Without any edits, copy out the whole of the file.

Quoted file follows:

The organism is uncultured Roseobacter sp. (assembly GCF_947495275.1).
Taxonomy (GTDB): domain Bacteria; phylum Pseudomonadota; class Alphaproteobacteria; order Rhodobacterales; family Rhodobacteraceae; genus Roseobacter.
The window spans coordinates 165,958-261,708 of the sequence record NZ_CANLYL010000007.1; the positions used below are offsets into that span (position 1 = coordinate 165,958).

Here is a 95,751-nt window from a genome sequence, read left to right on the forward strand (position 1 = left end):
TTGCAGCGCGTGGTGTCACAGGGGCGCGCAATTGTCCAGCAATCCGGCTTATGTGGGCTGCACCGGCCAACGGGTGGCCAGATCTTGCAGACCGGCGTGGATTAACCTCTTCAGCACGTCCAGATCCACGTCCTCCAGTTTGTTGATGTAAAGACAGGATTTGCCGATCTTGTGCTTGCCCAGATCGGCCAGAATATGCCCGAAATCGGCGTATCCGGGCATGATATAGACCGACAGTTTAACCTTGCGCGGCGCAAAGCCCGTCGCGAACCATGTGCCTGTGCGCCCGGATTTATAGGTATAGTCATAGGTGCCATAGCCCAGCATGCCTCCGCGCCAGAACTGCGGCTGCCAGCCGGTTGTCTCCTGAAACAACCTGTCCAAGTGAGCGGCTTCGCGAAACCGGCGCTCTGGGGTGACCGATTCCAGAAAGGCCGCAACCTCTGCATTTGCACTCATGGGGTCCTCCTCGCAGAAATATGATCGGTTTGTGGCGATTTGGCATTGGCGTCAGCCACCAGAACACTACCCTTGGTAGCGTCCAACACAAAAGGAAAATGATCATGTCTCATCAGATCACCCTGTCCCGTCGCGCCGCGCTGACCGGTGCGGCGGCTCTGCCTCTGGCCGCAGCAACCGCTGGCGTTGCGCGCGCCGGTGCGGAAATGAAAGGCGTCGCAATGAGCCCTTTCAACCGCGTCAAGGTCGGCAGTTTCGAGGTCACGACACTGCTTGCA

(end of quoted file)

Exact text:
The organism is uncultured Roseobacter sp. (assembly GCF_947495275.1).
Taxonomy (GTDB): domain Bacteria; phylum Pseudomonadota; class Alphaproteobacteria; order Rhodobacterales; family Rhodobacteraceae; genus Roseobacter.
The window spans coordinates 165,958-261,708 of the sequence record NZ_CANLYL010000007.1; the positions used below are offsets into that span (position 1 = coordinate 165,958).

Here is a 95,751-nt window from a genome sequence, read left to right on the forward strand (position 1 = left end):
TTGCAGCGCGTGGTGTCACAGGGGCGCGCAATTGTCCAGCAATCCGGCTTATGTGGGCTGCACCGGCCAACGGGTGGCCAGATCTTGCAGACCGGCGTGGATTAACCTCTTCAGCACGTCCAGATCCACGTCCTCCAGTTTGTTGATGTAAAGACAGGATTTGCCGATCTTGTGCTTGCCCAGATCGGCCAGAATATGCCCGAAATCGGCGTATCCGGGCATGATATAGACCGACAGTTTAACCTTGCGCGGCGCAAAGCCCGTCGCGAACCATGTGCCTGTGCGCCCGGATTTATAGGTATAGTCATAGGTGCCATAGCCCAGCATGCCTCCGCGCCAGAACTGCGGCTGCCAGCCGGTTGTCTCCTGAAACAACCTGTCCAAGTGAGCGGCTTCGCGAAACCGGCGCTCTGGGGTGACCGATTCCAGAAAGGCCGCAACCTCTGCATTTGCACTCATGGGGTCCTCCTCGCAGAAATATGATCGGTTTGTGGCGATTTGGCATTGGCGTCAGCCACCAGAACACTACCCTTGGTAGCGTCCAACACAAAAGGAAAATGATCATGTCTCATCAGATCACCCTGTCCCGTCGCGCCGCGCTGACCGGTGCGGCGGCTCTGCCTCTGGCCGCAGCAACCGCTGGCGTTGCGCGCGCCGGTGCGGAAATGAAAGGCGTCGCAATGAGCCCTTTCAACCGCGTCAAGGTCGGCAGTTTCGAGGTCACGACACTGCTTGCA